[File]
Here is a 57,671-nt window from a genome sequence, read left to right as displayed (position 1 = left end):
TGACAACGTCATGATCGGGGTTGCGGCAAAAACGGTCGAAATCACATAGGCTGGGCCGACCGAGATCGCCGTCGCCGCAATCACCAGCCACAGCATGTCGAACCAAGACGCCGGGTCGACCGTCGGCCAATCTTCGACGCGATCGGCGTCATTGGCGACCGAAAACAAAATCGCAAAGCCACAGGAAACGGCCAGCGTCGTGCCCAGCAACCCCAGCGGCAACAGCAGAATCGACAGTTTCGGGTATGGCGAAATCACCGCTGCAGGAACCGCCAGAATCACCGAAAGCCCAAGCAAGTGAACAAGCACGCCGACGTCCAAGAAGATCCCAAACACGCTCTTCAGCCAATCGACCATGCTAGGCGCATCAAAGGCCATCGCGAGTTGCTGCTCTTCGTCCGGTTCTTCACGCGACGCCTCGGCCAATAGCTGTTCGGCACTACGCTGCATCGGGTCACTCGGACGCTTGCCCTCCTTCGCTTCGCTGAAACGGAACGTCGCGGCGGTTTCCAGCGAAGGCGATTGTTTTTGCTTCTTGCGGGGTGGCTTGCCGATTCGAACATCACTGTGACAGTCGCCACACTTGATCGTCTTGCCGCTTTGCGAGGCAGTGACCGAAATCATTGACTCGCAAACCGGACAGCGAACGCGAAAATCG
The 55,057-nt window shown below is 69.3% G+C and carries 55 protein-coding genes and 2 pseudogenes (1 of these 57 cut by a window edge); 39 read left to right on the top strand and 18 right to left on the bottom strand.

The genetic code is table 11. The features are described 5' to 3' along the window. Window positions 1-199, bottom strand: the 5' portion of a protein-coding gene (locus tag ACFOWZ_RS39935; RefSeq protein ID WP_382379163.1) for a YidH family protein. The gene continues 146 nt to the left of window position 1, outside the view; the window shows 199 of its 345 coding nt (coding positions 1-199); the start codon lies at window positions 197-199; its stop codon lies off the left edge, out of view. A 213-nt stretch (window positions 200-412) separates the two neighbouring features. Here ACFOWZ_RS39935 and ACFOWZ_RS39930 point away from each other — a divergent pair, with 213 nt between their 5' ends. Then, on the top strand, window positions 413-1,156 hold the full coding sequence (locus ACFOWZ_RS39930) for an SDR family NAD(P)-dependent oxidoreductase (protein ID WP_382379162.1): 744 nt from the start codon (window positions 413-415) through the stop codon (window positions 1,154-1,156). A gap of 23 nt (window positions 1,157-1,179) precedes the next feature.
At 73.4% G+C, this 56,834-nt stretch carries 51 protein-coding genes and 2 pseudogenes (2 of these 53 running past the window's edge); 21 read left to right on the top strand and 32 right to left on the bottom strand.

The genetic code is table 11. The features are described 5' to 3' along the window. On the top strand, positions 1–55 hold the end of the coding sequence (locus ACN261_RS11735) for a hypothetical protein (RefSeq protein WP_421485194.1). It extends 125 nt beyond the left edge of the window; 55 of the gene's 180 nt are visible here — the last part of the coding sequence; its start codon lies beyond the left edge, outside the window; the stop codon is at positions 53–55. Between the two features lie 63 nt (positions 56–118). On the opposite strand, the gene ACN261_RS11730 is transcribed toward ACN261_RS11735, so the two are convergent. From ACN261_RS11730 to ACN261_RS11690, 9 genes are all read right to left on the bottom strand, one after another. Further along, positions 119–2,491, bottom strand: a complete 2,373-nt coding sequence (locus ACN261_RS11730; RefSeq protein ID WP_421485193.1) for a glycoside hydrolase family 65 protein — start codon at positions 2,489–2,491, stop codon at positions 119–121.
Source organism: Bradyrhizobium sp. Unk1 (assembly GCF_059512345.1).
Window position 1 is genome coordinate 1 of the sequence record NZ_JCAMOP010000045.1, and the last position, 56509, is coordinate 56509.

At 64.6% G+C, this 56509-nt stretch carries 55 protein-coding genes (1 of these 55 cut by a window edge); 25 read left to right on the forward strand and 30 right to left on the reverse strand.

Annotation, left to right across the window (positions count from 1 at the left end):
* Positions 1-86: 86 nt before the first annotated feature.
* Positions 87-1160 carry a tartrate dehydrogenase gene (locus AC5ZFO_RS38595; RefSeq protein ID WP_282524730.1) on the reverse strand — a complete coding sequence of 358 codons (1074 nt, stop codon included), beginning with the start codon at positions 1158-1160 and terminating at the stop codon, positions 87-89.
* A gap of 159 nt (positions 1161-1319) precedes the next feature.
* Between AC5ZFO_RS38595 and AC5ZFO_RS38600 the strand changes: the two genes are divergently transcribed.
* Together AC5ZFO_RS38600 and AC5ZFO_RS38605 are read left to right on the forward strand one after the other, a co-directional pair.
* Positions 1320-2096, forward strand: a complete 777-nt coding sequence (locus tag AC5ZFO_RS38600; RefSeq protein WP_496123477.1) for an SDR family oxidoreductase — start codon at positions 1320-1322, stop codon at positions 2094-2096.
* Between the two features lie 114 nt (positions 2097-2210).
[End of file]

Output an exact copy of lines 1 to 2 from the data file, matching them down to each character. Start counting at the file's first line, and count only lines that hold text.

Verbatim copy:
Here is a 57,671-nt window from a genome sequence, read left to right as displayed (position 1 = left end):
TGACAACGTCATGATCGGGGTTGCGGCAAAAACGGTCGAAATCACATAGGCTGGGCCGACCGAGATCGCCGTCGCCGCAATCACCAGCCACAGCATGTCGAACCAAGACGCCGGGTCGACCGTCGGCCAATCTTCGACGCGATCGGCGTCATTGGCGACCGAAAACAAAATCGCAAAGCCACAGGAAACGGCCAGCGTCGTGCCCAGCAACCCCAGCGGCAACAGCAGAATCGACAGTTTCGGGTATGGCGAAATCACCGCTGCAGGAACCGCCAGAATCACCGAAAGCCCAAGCAAGTGAACAAGCACGCCGACGTCCAAGAAGATCCCAAACACGCTCTTCAGCCAATCGACCATGCTAGGCGCATCAAAGGCCATCGCGAGTTGCTGCTCTTCGTCCGGTTCTTCACGCGACGCCTCGGCCAATAGCTGTTCGGCACTACGCTGCATCGGGTCACTCGGACGCTTGCCCTCCTTCGCTTCGCTGAAACGGAACGTCGCGGCGGTTTCCAGCGAAGGCGATTGTTTTTGCTTCTTGCGGGGTGGCTTGCCGATTCGAACATCACTGTGACAGTCGCCACACTTGATCGTCTTGCCGCTTTGCGAGGCAGTGACCGAAATCATTGACTCGCAAACCGGACAGCGAACGCGAAAATCG